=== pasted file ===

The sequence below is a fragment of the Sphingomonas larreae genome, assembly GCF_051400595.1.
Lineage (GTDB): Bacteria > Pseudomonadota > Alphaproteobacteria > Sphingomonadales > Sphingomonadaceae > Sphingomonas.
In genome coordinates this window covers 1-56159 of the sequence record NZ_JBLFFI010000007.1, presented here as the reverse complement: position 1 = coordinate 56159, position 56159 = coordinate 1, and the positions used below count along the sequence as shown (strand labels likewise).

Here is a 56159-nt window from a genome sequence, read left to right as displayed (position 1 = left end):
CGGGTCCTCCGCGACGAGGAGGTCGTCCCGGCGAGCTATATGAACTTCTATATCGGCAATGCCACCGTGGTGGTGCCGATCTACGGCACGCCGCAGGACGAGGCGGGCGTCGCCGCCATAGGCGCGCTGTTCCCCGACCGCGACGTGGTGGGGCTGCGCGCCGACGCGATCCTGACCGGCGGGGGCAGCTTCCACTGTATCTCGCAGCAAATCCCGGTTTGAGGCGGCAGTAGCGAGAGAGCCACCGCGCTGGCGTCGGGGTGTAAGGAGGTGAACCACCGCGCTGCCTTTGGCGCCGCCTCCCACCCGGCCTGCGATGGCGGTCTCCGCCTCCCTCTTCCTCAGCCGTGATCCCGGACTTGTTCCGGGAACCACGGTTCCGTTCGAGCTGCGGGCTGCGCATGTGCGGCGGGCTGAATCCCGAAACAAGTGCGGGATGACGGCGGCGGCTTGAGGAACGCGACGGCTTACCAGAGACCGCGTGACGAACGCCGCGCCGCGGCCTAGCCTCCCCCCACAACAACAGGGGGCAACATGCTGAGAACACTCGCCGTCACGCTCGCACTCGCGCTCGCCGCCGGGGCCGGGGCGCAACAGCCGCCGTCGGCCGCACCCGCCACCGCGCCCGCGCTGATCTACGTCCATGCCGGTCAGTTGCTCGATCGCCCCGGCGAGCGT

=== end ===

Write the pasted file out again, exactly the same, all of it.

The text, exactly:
The sequence below is a fragment of the Sphingomonas larreae genome, assembly GCF_051400595.1.
Lineage (GTDB): Bacteria > Pseudomonadota > Alphaproteobacteria > Sphingomonadales > Sphingomonadaceae > Sphingomonas.
In genome coordinates this window covers 1-56159 of the sequence record NZ_JBLFFI010000007.1, presented here as the reverse complement: position 1 = coordinate 56159, position 56159 = coordinate 1, and the positions used below count along the sequence as shown (strand labels likewise).

Here is a 56159-nt window from a genome sequence, read left to right as displayed (position 1 = left end):
CGGGTCCTCCGCGACGAGGAGGTCGTCCCGGCGAGCTATATGAACTTCTATATCGGCAATGCCACCGTGGTGGTGCCGATCTACGGCACGCCGCAGGACGAGGCGGGCGTCGCCGCCATAGGCGCGCTGTTCCCCGACCGCGACGTGGTGGGGCTGCGCGCCGACGCGATCCTGACCGGCGGGGGCAGCTTCCACTGTATCTCGCAGCAAATCCCGGTTTGAGGCGGCAGTAGCGAGAGAGCCACCGCGCTGGCGTCGGGGTGTAAGGAGGTGAACCACCGCGCTGCCTTTGGCGCCGCCTCCCACCCGGCCTGCGATGGCGGTCTCCGCCTCCCTCTTCCTCAGCCGTGATCCCGGACTTGTTCCGGGAACCACGGTTCCGTTCGAGCTGCGGGCTGCGCATGTGCGGCGGGCTGAATCCCGAAACAAGTGCGGGATGACGGCGGCGGCTTGAGGAACGCGACGGCTTACCAGAGACCGCGTGACGAACGCCGCGCCGCGGCCTAGCCTCCCCCCACAACAACAGGGGGCAACATGCTGAGAACACTCGCCGTCACGCTCGCACTCGCGCTCGCCGCCGGGGCCGGGGCGCAACAGCCGCCGTCGGCCGCACCCGCCACCGCGCCCGCGCTGATCTACGTCCATGCCGGTCAGTTGCTCGATCGCCCCGGCGAGCGT